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How do Diabetes Medications Work?

GLP-1 Diabetes Drug Treatment Drugs: GLP-1 (glucagon-like peptide 1 receptor agonists) are incretin mimetics which have several benefits for diabetes management. They suppress post-prandial glucagon release, delay stomach emptying, and increase insulin sensitivity. The most common side effects reported are headache, nasopharyngitis, and upper respiratory tract infection. At this time, major safety concerns with incretin-based therapies (GLP-1 receptor agonists and DPP-4 inhibitors) include pancreatitis, pancreatic cancer, and thyroid carcinoma that fall into these categories. Diabetes medications that fall into this category are Semaglutide (Ozempic, Rybelsus), Lixisenatide (Adlyxin), Liraglutide (Victoza), Extended-release exanatide (Byetta), Dulaglutide (Trulicity), Albiglutide (Tanzeum).

Biguanides are a very popular class of diabetes medication. Metformin is the most popular diabetes medication in this group, and others include Glucophage XR (metformin extended-release) and Fortamet, Glumetza, Pioglitizone, and Riomet. These work by lowering the amount of sugar (glucose) made by the liver and they help the muscle cells make better use of the body’s insulin by making these cells more sensitive to insulin. (In another article I review how insulin works). The most common adverse effect of biguanides is gastrointestinal distress, including diarrheacrampsnausea, vomiting, and increased flatulence. Long-term use of biguanides has also been associated with decreased absorption of vitamin B12. Vitamin B12 is a nutrient that helps keep the body’s nerve and blood cells healthy and helps make DNA, the genetic material in all cells. Vitamin B12 also helps prevent a type of anemia called megaloblastic anemia that makes people tired and weak. Two steps are required for the body to absorb vitamin B12 from food. To purchase B12 click here: I can’t tell you how many times I have helped people with diabetes that also have this type of anemia, and it seems by the time they have anemia, they have so many other pressing health concerns that tackling the anemia is not always taking priority. I am here to tell you that addressing anemia and most importantly your dis-ease is the most important thing in your life – it is at the TOP of your daily To-Do List, whether you know it or not. If you choose to ignore the side effects and dis-ease now, you will surely have to slow down to take care of it later when it takes over. The most important thing is to take control of diabetes dis-ease today.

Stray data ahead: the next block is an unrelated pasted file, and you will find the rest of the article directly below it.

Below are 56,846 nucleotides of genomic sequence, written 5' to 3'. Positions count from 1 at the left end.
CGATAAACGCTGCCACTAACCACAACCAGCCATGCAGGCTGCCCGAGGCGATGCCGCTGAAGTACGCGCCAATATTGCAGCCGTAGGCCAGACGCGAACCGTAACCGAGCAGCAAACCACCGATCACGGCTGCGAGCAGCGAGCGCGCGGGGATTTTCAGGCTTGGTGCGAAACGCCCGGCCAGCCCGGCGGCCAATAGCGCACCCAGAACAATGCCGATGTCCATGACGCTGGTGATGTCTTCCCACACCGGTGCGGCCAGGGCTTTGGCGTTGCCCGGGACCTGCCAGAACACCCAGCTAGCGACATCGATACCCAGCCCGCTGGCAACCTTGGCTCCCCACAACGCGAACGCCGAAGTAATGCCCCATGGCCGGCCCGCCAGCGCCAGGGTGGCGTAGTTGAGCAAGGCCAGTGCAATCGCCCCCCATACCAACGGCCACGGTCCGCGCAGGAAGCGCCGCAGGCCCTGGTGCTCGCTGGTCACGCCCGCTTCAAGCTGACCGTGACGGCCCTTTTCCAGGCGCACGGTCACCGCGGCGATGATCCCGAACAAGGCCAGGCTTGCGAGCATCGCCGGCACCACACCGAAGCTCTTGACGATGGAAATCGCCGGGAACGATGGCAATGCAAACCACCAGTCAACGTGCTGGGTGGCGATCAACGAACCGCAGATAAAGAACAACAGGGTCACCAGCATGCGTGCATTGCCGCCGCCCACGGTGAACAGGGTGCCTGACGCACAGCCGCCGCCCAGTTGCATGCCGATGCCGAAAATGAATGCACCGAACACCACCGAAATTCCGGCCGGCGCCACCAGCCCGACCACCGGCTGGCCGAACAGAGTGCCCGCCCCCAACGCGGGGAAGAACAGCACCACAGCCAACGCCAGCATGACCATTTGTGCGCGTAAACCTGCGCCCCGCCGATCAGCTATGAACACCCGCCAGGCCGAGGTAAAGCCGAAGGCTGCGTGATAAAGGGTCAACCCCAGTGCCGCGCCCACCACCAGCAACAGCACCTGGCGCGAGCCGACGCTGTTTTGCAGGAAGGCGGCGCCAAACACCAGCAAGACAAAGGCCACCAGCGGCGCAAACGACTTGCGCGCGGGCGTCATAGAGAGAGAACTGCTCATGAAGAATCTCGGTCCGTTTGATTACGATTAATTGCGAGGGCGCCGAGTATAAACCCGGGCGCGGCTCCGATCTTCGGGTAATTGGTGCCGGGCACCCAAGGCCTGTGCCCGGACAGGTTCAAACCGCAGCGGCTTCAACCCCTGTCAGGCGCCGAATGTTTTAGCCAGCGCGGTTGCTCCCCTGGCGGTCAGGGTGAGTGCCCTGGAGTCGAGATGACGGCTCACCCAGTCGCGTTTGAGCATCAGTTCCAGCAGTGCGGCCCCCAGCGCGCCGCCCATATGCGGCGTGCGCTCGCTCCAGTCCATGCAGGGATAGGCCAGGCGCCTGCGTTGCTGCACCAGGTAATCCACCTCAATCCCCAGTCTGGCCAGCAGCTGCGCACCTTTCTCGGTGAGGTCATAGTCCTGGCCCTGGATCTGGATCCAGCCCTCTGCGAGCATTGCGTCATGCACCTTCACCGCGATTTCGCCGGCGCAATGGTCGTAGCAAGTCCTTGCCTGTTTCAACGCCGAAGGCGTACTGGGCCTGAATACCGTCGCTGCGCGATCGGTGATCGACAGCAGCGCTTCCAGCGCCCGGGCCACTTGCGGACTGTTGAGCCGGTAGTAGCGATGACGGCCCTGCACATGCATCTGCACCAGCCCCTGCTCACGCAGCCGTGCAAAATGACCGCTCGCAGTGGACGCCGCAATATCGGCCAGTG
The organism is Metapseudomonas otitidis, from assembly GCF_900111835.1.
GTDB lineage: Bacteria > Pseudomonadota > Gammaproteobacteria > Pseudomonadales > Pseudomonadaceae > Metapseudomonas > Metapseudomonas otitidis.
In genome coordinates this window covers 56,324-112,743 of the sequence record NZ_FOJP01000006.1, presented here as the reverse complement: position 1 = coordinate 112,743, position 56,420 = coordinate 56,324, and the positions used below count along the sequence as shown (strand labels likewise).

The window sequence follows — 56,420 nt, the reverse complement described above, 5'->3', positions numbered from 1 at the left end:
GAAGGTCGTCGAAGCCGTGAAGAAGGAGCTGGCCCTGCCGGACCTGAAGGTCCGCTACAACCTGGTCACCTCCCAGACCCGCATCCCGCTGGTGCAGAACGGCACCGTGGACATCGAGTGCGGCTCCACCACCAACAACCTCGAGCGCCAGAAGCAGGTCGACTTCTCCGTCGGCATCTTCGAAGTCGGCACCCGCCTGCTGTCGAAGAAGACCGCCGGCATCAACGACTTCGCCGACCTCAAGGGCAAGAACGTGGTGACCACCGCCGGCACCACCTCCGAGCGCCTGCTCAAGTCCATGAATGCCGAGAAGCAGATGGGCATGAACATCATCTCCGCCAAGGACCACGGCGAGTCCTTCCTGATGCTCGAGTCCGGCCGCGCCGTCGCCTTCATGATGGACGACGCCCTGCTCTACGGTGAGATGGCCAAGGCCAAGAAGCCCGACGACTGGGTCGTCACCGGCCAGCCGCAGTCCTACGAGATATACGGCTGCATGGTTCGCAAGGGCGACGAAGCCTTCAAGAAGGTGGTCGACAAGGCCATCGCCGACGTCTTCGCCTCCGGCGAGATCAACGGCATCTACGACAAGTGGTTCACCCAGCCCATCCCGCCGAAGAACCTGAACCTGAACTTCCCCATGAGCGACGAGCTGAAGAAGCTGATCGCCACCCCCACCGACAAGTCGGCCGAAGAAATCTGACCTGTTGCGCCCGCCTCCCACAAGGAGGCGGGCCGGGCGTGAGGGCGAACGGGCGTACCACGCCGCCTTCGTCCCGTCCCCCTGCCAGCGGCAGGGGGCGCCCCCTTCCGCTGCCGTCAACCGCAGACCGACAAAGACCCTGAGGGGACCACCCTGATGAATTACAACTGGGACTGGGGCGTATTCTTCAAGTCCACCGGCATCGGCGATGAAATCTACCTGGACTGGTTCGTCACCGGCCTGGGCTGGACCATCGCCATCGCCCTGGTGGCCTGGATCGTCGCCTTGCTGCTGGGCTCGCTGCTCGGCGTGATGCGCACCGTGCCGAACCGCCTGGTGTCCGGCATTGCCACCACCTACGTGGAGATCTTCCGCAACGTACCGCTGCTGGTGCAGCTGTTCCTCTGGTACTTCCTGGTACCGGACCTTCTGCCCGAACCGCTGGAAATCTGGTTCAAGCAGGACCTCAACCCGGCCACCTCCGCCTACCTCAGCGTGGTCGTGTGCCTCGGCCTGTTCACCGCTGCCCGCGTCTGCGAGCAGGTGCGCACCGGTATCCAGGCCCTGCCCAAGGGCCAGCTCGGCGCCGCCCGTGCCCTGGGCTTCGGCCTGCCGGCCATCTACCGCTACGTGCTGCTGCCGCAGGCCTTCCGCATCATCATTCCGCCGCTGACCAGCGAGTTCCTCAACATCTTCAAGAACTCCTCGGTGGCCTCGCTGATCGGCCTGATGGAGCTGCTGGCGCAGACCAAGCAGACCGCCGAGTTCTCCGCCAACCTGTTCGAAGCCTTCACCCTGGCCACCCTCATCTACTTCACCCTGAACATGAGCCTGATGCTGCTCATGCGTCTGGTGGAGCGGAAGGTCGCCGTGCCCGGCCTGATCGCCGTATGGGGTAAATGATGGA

Dipeptidyl peptidase-4 (DPP-4) inhibitors are another class of diabetes medication drugs commonly known as Januvia, Onglyza, Tradjenta, Nesina. These help the pancreas produce more insulin and also help lower the amount of sugar made by the liver. Side effects include gastrointestinal problems – including nausea, diarrhea, and stomach pain.
flu-like symptoms, headache, runny nose, sore throat.
skin reactions, painful skin followed by a red or purple rash.

Sulfonylureas are another class of diabetes medications that basically help the pancreas produce more insulin. Some commonly prescribed sulfonylureas include DiaBeta, Glynase, or Micronase (glyburide or glibenclamide), Amaryl (glimepiride), Diabinese (chlorpropamide), Glucotrol (glipizide), Tolinase (tolazamide), Tolbutamide. Common side effects include signs of low blood sugar, such as sweating, dizziness, confusion, or nervousness, hunger, weight gain, skin reactions, upset stomach, and dark-colored urine.